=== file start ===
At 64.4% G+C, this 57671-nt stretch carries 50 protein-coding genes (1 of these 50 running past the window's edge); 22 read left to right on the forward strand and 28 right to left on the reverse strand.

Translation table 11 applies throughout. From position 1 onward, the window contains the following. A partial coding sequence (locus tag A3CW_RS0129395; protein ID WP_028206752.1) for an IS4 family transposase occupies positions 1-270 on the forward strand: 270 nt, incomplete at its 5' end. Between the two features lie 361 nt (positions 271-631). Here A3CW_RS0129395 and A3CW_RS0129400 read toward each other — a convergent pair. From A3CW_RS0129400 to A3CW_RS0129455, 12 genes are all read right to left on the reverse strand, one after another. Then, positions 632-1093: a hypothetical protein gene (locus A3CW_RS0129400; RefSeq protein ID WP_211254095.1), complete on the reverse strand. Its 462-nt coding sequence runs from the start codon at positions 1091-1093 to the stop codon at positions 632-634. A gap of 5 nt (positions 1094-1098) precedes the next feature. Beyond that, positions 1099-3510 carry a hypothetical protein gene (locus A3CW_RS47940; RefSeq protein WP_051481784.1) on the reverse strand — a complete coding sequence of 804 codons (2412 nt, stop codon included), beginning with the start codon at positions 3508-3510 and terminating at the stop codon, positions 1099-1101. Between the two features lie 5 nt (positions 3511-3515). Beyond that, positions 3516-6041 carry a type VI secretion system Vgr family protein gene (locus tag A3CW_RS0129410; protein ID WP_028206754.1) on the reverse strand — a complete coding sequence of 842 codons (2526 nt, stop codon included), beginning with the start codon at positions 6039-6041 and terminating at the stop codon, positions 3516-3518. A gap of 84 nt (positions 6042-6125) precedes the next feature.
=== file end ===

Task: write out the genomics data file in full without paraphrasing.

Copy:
At 64.4% G+C, this 57671-nt stretch carries 50 protein-coding genes (1 of these 50 running past the window's edge); 22 read left to right on the forward strand and 28 right to left on the reverse strand.

Translation table 11 applies throughout. From position 1 onward, the window contains the following. A partial coding sequence (locus tag A3CW_RS0129395; protein ID WP_028206752.1) for an IS4 family transposase occupies positions 1-270 on the forward strand: 270 nt, incomplete at its 5' end. Between the two features lie 361 nt (positions 271-631). Here A3CW_RS0129395 and A3CW_RS0129400 read toward each other — a convergent pair. From A3CW_RS0129400 to A3CW_RS0129455, 12 genes are all read right to left on the reverse strand, one after another. Then, positions 632-1093: a hypothetical protein gene (locus A3CW_RS0129400; RefSeq protein ID WP_211254095.1), complete on the reverse strand. Its 462-nt coding sequence runs from the start codon at positions 1091-1093 to the stop codon at positions 632-634. A gap of 5 nt (positions 1094-1098) precedes the next feature. Beyond that, positions 1099-3510 carry a hypothetical protein gene (locus A3CW_RS47940; RefSeq protein WP_051481784.1) on the reverse strand — a complete coding sequence of 804 codons (2412 nt, stop codon included), beginning with the start codon at positions 3508-3510 and terminating at the stop codon, positions 1099-1101. Between the two features lie 5 nt (positions 3511-3515). Beyond that, positions 3516-6041 carry a type VI secretion system Vgr family protein gene (locus tag A3CW_RS0129410; protein ID WP_028206754.1) on the reverse strand — a complete coding sequence of 842 codons (2526 nt, stop codon included), beginning with the start codon at positions 6039-6041 and terminating at the stop codon, positions 3516-3518. A gap of 84 nt (positions 6042-6125) precedes the next feature.